Successful candidates for Labour leader and deputy have huge tasks to overcome. Rebuilding electoral support and overcoming party divisions are two central challenges among others set out by Duncan Bowie as a guide to selection.

The incoming leadership of the Labour Party will not have an easy task. They have first to overcome the divisive factionalism in the Party by demonstrating an ability to work with both MPs and members from differing political traditions and with different visions of the Party’s future. They will need respect of not just party members but of potential (and former) Labour supporters and the electorate as a whole. They will need to demonstrate that they are honest, competent and fit, not just to lead the Labour Party but to lead the country. They will need to retain the core policies developed over the last few years, but be capable of presenting them in a manner which demonstrates that they are a good thing for the majority of the country – that the policies are not extreme or revolutionary, but common sense policies.

There is widespread support for many of Labour’s policies – more progressive tax, better funding of the NHS, bringing the railways and energy companies back into public control and out of the hands of the profiteers, to name just a few. We need to know how to persuade the electorate as a whole what practical socialism means, rather than endlessly blame our failures on ‘the media’. The mainstream media will always be partisan. It is something we have to live with. In the 1830’s, the Chartists did not moan about the media, nor did the socialists of the 1880’s and 1890’s – they developed their own forms of advocacy and media.

The fact that we are electing a leader and deputy leader at the same time presents us with an opportunity to have a balanced leadership team. This means not voting in a single slate. What is important is that we have one leader from the party left and one from the centre or moderate left – not two individuals who will fight each other as in the case of Corbyn and Watson, but two individuals who respect each other and are prepared to work together despite political differences. It is also important, in the aftermath of Brexit, that we bridge both the Leave/Remain divide and the North/South divide. Selecting two Leavers or two Remainers would be a mistake, as would be selecting either two Southerners or two candidates from the North or Midlands. It would be good to have a gender balance in the leadership team, but this does not mean the new leader has to be a woman just because we have not had a woman leader before. We should remember that both Margaret Beckett and Harriet Harman were deputy leader and briefly acting leader, but that neither chose to stand for the leadership. Also, we do need a racially diverse leadership team in the shadow cabinet, but this does not mean that we choose the new leadership primarily on the grounds of ethnicity. Political views and behaviour are much more important. It is also important that neither leader or deputy leader have a backstory which can lead to them being discredited – no thoughtless tweets, no unsavoury associations.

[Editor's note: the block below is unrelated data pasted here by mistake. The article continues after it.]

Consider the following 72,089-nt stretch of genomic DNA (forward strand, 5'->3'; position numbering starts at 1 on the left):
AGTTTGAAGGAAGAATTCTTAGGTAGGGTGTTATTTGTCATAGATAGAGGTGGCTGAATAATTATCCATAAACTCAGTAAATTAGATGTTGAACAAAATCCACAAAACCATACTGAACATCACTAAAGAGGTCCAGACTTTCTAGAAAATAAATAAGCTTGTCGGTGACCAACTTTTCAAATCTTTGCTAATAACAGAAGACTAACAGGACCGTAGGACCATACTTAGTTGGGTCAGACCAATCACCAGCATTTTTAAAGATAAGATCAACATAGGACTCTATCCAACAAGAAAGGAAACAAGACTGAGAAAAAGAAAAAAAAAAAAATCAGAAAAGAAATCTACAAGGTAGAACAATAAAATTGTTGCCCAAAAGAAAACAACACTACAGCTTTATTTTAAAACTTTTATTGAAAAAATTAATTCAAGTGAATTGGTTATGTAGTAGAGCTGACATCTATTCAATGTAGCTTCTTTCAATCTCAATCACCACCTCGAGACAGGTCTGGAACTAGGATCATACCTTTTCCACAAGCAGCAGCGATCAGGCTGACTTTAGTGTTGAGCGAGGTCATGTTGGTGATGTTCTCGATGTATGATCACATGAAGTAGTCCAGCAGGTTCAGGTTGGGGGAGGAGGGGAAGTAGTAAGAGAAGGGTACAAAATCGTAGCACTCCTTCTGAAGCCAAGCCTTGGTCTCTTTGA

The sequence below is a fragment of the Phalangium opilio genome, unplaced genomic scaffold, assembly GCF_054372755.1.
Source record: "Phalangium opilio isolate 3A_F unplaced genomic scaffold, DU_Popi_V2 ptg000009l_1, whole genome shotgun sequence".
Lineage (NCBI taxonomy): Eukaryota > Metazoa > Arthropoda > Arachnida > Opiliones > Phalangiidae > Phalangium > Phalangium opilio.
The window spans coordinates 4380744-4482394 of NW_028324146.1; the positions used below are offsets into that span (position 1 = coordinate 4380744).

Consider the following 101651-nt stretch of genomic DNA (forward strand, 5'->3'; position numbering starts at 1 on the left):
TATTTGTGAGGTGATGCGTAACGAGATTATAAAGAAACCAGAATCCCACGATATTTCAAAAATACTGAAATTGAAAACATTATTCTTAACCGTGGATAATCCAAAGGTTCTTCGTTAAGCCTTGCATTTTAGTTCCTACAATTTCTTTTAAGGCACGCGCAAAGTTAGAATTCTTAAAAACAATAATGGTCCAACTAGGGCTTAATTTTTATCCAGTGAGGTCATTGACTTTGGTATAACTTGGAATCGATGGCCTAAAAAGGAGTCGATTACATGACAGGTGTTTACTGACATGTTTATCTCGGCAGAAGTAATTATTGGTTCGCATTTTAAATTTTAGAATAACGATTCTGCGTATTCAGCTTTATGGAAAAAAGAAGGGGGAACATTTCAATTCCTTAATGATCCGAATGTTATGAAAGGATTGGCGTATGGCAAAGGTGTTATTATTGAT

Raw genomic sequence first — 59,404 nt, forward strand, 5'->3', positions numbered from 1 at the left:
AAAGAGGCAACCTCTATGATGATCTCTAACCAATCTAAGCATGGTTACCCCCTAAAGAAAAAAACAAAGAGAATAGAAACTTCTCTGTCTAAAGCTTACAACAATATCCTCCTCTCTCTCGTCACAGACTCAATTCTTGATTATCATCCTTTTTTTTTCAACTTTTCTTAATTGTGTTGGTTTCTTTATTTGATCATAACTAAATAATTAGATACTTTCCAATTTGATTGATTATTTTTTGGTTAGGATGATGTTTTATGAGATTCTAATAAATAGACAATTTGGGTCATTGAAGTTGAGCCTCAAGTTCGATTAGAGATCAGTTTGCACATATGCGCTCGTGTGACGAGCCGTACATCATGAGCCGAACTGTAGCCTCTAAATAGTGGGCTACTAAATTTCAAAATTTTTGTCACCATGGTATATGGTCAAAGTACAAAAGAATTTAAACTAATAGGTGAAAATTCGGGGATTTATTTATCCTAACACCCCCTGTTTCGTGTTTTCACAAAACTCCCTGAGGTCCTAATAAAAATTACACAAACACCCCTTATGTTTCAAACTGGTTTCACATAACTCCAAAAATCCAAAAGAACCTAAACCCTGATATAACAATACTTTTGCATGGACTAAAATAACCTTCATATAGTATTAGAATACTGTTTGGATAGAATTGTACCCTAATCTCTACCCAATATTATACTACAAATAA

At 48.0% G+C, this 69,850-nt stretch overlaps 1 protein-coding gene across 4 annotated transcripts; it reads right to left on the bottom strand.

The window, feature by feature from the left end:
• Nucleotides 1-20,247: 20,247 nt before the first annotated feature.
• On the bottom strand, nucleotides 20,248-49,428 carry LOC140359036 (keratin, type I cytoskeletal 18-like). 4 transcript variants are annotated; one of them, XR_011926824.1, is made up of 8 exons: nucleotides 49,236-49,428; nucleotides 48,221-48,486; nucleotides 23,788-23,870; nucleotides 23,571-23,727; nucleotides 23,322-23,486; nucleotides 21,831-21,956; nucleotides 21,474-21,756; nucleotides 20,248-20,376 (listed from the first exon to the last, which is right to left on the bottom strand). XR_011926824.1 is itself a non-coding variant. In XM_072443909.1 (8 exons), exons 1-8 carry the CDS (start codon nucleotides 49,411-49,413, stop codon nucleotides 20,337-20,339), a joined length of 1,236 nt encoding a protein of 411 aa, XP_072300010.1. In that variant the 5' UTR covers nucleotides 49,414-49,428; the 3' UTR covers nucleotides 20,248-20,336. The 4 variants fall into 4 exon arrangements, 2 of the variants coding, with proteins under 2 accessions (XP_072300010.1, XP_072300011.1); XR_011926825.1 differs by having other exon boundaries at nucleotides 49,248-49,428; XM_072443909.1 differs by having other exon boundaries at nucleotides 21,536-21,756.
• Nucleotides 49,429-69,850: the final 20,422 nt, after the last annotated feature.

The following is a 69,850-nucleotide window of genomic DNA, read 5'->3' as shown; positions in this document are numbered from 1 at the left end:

We need to recognise that people’s views can change over time and that most of us have done something fairly stupid in the past, but however principled Jeremy Corbyn may have been, his past came back to haunt him and to haunt the Labour Party as a whole. We cannot risk this again. We need a leadership team who are respected, if not actually loved by the electorate as a whole, not just by one or other faction within the Labour Party membership.

As I have argued before, the leadership is important but the PLP and the party as a whole is more than the party leader. We were no more Corbyn’s party than the Liberal Democrats were Jo Swinson’s party. We have to learn the lesson of the consequences of identifying the Party and its policies with a single leader. We cannot be divided into Corbynistas and Blairites. Each of us has our own interpretation of socialism. The important thing is to avoid treating anyone with a different interpretation as an enemy or traitor.

We also need leaders who do not surround themselves with their own clique of friends, relatives and factional colleagues from their past, but who instead collaborate with and engage a much wider group. We need leaders who allow and even support their cabinet/shadow cabinet to get on with their jobs and who make use of the expertise and energy not just within the PLP but within the party membership as a whole. Policy-making needs to be much more transparent and not just left to the manifesto in the last few weeks of an election campaign, when it is too late to get our message over to the electorate.

This is going to be a long-term struggle. Winning back the 60 parliamentary seats we lost, and winning a few more as well, is not going to be easy. It is not just ‘one more heave’. We need to focus on persuading people that there are good reasons for voting Labour and this goes beyond the personality of the individual leader or leaders. We also need a leadership team who will serve us through at least the next decade, and in electing a deputy leader, we need to choose someone who could take over as leader in the longer term and could also be seen as a potential Prime Minister. The choices we make now will have long-term consequences.

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